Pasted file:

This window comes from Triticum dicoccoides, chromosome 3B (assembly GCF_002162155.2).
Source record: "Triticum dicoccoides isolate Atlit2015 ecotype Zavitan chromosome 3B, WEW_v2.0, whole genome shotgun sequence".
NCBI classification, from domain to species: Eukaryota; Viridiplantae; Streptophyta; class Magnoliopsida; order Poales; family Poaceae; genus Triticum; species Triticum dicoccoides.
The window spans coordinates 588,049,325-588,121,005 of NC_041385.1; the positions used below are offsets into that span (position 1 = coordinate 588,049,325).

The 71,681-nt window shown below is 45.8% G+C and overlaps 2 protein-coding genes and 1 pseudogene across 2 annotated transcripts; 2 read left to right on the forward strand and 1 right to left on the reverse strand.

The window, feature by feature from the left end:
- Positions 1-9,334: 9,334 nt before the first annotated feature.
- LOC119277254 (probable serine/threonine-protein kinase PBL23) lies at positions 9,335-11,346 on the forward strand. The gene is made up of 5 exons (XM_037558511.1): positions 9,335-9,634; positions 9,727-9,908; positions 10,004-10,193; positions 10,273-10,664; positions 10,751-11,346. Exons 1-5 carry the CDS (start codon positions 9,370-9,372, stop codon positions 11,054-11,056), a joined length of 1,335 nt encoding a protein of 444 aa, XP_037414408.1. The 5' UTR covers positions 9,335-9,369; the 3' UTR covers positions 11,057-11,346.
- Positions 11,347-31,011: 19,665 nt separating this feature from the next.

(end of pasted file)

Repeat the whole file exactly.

This window comes from Triticum dicoccoides, chromosome 3B (assembly GCF_002162155.2).
Source record: "Triticum dicoccoides isolate Atlit2015 ecotype Zavitan chromosome 3B, WEW_v2.0, whole genome shotgun sequence".
NCBI classification, from domain to species: Eukaryota; Viridiplantae; Streptophyta; class Magnoliopsida; order Poales; family Poaceae; genus Triticum; species Triticum dicoccoides.
The window spans coordinates 588,049,325-588,121,005 of NC_041385.1; the positions used below are offsets into that span (position 1 = coordinate 588,049,325).

The 71,681-nt window shown below is 45.8% G+C and overlaps 2 protein-coding genes and 1 pseudogene across 2 annotated transcripts; 2 read left to right on the forward strand and 1 right to left on the reverse strand.

The window, feature by feature from the left end:
- Positions 1-9,334: 9,334 nt before the first annotated feature.
- LOC119277254 (probable serine/threonine-protein kinase PBL23) lies at positions 9,335-11,346 on the forward strand. The gene is made up of 5 exons (XM_037558511.1): positions 9,335-9,634; positions 9,727-9,908; positions 10,004-10,193; positions 10,273-10,664; positions 10,751-11,346. Exons 1-5 carry the CDS (start codon positions 9,370-9,372, stop codon positions 11,054-11,056), a joined length of 1,335 nt encoding a protein of 444 aa, XP_037414408.1. The 5' UTR covers positions 9,335-9,369; the 3' UTR covers positions 11,057-11,346.
- Positions 11,347-31,011: 19,665 nt separating this feature from the next.